Airline Booking Hacks That Might Be Too Good To Be True

Contrary to popular belief, you don't need to be rich to travel. While some travel gurus like to suggest traversing the world for almost nothing is possible, "nothing" will depend on how you define it. For most of us, traveling does cost something. Even if you hitchhike, busk, and couch surf your way to the next work exchange, traveling for nothing is a bit of a stretch.

Of course, some people do spend bucketloads on travel, which is great. Luxury travel is simply a luxury that some can afford. However, budget travelers are often able to still travel comfortably by diligently researching and planning with an open mind.

For many, the first travel expense also tends to be the most daunting — the flights. The prospect of spending $1,000 or more for a flight, before even considering other travel expenses, may dissuade you from taking that fantastic trip.

And as travel demand returns to pre-COVID levels, inflation lingers, and worker shortages plague airlines, experts predict the cost of airfare to increase in 2023. However, by implementing some airline booking hacks, you can find airfare that doesn't break the bank or your spirit to travel.

Consider open-jaw flights to chew up high prices

The only thing better than traveling is traveling cheaper, and there's often a correlation between itinerary flexibility and cheaper flights. Enter open-jaw flight itineraries.

Simply put, an open-jaw flight is an itinerary that uses multiple cities to fly you around. You may depart from one city but return to a different airport (origin open jaw), or fly to one destination but return using a different airport (destination open jaw).

For example, a one-way flight from JFK to Rome is $500 cheaper than flying from Raleigh-Durham to Rome. A one-way flight from Raleigh-Durham to JFK is only $150. If you can time it right, then you save $350 on your departure flight to Rome. You then fly from Rome back to Raleigh-Durham.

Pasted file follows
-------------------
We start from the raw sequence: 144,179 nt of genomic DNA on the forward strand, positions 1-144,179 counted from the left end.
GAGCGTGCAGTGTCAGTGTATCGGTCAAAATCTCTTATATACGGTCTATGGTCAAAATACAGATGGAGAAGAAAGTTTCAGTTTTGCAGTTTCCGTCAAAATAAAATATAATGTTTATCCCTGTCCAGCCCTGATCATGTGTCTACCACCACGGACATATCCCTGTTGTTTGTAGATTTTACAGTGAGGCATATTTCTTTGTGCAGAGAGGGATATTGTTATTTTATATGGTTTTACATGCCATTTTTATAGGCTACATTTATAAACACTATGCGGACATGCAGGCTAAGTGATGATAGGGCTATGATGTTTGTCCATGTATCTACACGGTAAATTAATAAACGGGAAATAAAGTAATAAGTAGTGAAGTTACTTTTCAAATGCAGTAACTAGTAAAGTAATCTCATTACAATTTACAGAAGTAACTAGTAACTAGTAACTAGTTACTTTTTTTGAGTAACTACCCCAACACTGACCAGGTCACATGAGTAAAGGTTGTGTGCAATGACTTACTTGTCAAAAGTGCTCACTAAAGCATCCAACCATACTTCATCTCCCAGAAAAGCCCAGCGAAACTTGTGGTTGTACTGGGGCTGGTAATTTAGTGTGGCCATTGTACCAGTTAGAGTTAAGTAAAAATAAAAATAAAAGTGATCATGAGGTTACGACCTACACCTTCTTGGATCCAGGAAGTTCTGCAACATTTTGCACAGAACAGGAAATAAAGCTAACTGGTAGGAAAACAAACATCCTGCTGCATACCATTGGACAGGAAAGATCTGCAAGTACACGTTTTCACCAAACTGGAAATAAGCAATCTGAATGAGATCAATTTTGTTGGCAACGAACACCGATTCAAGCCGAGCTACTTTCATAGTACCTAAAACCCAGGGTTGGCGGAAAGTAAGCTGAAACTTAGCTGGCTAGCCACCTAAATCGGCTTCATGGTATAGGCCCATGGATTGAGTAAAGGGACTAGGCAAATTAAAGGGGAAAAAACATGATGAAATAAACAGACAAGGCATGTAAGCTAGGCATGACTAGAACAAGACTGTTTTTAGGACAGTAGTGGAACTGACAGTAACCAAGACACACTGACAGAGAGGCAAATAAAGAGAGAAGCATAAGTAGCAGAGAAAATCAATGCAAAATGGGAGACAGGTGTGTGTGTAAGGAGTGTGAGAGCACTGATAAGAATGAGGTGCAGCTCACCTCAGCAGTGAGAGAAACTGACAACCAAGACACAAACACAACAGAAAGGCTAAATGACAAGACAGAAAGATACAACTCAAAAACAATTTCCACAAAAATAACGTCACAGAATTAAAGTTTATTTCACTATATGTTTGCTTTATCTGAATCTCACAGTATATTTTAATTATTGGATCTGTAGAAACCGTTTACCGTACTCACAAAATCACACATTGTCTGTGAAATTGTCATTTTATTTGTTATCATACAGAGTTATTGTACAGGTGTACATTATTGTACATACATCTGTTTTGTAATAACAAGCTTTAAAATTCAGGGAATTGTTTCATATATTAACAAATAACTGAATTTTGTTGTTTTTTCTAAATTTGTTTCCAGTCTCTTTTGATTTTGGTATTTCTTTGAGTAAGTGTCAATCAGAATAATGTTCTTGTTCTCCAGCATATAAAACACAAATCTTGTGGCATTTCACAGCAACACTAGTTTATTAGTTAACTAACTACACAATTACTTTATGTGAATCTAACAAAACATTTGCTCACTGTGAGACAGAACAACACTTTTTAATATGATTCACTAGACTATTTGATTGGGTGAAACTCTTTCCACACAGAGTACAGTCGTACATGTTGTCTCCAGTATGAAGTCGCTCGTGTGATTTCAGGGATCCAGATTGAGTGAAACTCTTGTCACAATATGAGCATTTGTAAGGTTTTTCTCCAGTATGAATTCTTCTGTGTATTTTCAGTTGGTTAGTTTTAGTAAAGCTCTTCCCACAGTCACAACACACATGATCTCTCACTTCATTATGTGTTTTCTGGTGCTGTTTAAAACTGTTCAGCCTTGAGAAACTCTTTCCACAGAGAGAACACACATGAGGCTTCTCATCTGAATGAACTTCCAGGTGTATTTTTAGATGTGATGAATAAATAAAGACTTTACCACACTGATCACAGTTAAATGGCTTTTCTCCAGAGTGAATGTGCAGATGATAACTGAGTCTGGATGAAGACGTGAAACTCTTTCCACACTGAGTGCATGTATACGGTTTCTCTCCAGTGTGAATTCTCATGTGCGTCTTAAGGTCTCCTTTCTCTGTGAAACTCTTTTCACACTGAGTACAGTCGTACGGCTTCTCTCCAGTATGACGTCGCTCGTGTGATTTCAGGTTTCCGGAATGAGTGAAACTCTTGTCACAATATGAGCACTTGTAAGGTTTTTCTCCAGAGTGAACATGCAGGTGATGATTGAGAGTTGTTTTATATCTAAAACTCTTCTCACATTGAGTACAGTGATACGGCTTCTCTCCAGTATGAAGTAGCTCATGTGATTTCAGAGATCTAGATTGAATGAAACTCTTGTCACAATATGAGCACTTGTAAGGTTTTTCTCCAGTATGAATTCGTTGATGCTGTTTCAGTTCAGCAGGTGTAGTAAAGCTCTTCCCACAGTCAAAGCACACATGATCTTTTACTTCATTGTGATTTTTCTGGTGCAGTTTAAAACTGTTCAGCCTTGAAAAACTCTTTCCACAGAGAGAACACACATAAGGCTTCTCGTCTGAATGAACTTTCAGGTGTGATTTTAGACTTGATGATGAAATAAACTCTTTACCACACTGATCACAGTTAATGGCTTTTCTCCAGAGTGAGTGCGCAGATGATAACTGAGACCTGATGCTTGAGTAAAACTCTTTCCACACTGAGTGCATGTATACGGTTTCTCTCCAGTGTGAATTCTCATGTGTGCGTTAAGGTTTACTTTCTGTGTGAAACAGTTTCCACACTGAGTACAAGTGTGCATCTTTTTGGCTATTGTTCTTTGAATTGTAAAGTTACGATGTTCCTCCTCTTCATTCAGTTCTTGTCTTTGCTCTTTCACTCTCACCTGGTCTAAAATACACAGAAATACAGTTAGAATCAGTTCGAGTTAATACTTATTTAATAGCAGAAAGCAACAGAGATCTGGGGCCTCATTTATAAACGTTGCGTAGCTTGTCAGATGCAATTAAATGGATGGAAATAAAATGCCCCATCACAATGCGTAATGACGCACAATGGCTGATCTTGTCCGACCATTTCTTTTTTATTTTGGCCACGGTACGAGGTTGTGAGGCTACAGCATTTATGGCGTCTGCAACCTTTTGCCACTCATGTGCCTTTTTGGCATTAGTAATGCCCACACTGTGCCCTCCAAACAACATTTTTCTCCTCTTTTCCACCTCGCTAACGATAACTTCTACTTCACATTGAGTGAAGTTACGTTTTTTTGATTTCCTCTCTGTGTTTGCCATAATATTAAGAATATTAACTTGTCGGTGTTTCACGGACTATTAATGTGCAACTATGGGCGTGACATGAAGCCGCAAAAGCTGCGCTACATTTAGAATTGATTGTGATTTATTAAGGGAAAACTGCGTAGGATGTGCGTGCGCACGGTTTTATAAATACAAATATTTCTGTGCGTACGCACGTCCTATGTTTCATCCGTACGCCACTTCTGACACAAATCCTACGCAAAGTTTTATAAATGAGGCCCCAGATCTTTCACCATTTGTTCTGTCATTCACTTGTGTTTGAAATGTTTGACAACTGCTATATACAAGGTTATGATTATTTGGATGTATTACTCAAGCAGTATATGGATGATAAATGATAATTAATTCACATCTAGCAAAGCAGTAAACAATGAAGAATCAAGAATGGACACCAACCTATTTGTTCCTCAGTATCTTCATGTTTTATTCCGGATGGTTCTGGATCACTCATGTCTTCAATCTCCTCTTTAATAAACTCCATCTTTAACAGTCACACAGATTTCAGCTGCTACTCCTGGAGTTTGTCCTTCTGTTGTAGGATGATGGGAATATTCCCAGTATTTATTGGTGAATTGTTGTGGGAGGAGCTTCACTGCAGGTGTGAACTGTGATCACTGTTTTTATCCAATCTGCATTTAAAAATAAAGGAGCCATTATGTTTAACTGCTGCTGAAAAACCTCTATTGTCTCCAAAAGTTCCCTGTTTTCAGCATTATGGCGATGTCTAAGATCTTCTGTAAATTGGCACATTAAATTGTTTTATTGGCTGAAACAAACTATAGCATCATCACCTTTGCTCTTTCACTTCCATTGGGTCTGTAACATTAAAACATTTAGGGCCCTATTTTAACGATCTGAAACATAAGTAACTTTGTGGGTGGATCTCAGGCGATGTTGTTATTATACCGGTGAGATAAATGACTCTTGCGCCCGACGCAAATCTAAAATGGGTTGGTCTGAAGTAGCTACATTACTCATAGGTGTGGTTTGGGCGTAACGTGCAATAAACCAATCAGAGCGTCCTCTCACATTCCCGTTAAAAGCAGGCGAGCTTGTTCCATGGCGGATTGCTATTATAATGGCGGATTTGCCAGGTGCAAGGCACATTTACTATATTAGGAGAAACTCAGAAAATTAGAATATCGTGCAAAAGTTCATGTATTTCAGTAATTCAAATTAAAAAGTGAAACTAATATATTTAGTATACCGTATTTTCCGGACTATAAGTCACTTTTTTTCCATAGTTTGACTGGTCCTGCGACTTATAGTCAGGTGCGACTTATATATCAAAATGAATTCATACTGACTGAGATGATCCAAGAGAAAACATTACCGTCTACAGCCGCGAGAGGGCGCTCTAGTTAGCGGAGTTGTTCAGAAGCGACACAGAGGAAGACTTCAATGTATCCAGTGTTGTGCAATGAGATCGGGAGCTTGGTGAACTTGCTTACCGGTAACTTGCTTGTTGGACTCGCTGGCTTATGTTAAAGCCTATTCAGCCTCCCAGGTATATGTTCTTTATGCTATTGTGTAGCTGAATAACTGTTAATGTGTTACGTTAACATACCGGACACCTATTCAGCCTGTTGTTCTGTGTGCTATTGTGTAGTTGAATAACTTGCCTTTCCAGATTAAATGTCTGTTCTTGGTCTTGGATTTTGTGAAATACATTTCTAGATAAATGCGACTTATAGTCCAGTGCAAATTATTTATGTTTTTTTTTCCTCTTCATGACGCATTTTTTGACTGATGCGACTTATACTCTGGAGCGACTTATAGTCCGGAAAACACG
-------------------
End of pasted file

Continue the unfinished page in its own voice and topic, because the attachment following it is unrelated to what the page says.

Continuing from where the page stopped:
Using aggregator websites, it's typically easy to decipher if an open-jaw flight strategy is worth it. Sometime, an open-jaw itinerary is easier to perform using one-way flights and multiple airlines, while booking a multi-city flight itinerary using one airline group is the better way to go.

Don't knock the long, loot-saving layover

Have you ever been super-stoked to find a cheaper-than-expected flight, only to be disappointed by an uncompromisingly long layover. Sure, we all have. However, if you're openminded to long layovers, then you'll probably save on your travel. According to the The New York Times, a layover of 12 or more hours will typically save you an average of 6% on your flight.

And let's be clear. There's a difference between a 4.5-hour layover, which tempts you to leave the airport (with only a 50% chance of missing your connection), and a 24-hour or longer layover. An extended layover can actually be an exciting proposition. Let's say your final destination is Zagreb. For a considerably cheaper flight, you'll spend 36 hours in Barcelona getting there. Great! Eat some paella, visit a tapas bar, sleep, and continue your voyage.

Recently, incorporating long layovers has increasingly become a popular practice among those with flexible timelines. Airfare websites, such as Airwander, now actually specialize in locating or creating these types of flight itineraries. Some travelers also use skiplagging to reduce their airfare. Not a favorite of airlines (but still technically legal), skiplagging is an airline hack that using the layover destination as your actual, final destination to save money. You simply skip the remainder of your flight. So, yeah, layovers can be cool.